Biden directed the DOJ to write rules that will reduce the proliferation of “ghost guns,” homemade firearms often made from parts bought online and that do not have traceable serial numbers. Biden said he wants kits and parts used to make guns to be treated as firearms where the parts have serial numbers and are subject to a background check.

Biden also sought to reduce access to stabilizing braces, which can effectively turn a pistol into a more lethal rifle while not being subject to the same regulations that a rifle of similar size would be. Biden said the alleged shooter in Boulder appears to have used one of these devices.

Finally, he asked the DOJ to publish model “red flag” laws for states to use as guides. Red flag laws allow family members or law enforcement agencies to petition state courts to temporarily block people from obtaining firearms if they present a danger to themselves or others. Biden said states with such red flag laws have seen a reduction in the number of suicides.

Biden directed the DOJ to issue a report on firearms trafficking, which hasn’t been done since 2000. He also will announce support for programs aimed at “reducing gun violence in urban communities through tools other than incarceration,” according to a fact sheet shared by the White House.

The new guidelines are bound to face opposition from both sides of the aisle in Congress, NBC noted.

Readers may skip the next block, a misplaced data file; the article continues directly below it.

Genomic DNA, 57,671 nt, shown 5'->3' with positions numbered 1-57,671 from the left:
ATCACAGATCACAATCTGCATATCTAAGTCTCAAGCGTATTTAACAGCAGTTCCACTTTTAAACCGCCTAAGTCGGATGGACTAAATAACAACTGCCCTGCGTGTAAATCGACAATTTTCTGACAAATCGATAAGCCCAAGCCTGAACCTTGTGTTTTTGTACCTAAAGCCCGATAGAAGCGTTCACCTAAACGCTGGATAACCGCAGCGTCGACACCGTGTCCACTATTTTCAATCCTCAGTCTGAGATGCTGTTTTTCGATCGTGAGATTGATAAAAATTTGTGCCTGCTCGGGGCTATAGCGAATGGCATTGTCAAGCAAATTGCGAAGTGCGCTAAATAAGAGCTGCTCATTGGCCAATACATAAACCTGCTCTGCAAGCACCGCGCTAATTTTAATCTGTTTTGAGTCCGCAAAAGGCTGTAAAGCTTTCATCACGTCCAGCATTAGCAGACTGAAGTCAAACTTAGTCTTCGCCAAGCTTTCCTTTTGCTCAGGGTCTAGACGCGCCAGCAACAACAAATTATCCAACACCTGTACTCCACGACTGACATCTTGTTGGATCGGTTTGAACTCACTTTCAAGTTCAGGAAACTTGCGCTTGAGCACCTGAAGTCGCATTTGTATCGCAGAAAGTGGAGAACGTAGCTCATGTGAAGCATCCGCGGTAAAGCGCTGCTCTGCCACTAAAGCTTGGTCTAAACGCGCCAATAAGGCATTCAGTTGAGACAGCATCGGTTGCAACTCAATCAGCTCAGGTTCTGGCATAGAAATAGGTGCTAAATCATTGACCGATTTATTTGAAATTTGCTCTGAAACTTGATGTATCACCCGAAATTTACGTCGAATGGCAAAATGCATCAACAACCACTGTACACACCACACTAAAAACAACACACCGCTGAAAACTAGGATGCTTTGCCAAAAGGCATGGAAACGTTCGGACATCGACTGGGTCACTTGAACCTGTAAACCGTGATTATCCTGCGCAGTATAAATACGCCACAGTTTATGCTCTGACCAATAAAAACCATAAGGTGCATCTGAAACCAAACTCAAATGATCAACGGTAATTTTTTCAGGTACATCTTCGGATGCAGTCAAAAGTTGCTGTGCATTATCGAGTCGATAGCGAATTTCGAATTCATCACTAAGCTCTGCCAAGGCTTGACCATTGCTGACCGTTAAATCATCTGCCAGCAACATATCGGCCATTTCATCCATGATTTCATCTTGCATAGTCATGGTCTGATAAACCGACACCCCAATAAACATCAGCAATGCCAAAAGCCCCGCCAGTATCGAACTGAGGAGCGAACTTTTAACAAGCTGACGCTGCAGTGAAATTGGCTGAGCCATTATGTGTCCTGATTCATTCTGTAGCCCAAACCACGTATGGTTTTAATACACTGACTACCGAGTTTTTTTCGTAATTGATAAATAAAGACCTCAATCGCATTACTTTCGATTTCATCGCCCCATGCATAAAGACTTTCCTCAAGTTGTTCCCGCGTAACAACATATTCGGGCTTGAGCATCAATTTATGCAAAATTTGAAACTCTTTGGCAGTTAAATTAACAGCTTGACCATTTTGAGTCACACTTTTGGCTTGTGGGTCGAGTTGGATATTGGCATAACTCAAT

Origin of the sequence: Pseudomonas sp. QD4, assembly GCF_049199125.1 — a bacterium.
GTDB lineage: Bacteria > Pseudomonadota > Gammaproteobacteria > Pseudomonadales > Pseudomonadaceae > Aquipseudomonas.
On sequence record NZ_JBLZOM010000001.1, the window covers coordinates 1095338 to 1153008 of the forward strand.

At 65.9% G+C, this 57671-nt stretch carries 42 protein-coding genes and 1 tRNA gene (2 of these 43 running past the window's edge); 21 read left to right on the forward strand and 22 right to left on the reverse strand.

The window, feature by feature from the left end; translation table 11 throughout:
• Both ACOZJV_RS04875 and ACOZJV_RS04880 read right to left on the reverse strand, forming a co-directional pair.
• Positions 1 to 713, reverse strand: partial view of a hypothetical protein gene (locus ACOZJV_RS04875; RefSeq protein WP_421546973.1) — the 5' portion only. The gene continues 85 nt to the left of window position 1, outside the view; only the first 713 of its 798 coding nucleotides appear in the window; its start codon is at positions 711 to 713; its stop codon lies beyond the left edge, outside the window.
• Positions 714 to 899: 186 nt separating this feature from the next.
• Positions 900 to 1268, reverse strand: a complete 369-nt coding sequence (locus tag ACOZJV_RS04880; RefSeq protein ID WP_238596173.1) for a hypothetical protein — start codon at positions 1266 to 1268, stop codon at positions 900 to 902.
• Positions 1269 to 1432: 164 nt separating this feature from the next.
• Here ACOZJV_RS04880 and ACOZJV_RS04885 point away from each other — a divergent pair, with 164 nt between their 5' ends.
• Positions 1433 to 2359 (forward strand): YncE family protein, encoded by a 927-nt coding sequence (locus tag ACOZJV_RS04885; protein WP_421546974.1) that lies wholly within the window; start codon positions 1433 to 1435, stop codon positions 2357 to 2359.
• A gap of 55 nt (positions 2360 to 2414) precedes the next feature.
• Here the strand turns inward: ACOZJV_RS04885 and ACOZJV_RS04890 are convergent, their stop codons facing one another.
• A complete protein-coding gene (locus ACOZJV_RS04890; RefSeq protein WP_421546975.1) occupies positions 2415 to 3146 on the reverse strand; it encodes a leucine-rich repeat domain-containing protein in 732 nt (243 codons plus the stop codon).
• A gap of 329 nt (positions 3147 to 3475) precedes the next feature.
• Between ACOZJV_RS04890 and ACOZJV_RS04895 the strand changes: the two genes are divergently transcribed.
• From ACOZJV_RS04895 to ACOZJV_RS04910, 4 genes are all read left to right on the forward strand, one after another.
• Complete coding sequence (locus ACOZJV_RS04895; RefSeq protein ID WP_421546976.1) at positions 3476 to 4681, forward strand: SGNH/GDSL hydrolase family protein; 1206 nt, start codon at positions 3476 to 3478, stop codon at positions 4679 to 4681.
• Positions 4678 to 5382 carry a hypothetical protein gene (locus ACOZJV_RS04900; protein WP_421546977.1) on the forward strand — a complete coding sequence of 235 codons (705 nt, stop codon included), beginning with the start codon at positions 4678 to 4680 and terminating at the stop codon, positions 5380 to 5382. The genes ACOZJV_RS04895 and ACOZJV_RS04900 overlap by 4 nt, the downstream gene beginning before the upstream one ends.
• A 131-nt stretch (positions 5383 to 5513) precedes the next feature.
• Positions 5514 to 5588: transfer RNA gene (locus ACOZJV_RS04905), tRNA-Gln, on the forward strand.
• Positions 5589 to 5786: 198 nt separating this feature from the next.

“The idea is just bizarre to suggest some of the things we are recommending is contrary to the Constitution,” Biden said.

And he has vowed to do more. In a call with reporters Wednesday night, administration officials stressed that Thursday’s actions were just the first step and that Biden would still pursue legislative solutions to gun violence.

“This is an initial set of actions to make progress on President Biden’s gun violence reduction agenda,” one official said. “The administration will be pursuing legislative and executive actions at the same time. You will continue to hear the president call for Congress to pass legislation to reduce gun violence.”

“The job of any president is to protect the American people, whether Congress acts or not,” Biden said. “I’m going to use all the resources at my disposal to keep the American people safe from gun violence. But there’s much more that Congress can do to help that effort.”

Biden asked Congress to pass legislation already through the House to tighten background checks and reauthorized the Violence Against Women Act. He also called again for a ban on assault weapons and high-capacity magazines; and removed liability protections for gun makers.

Research contact: @NBCNews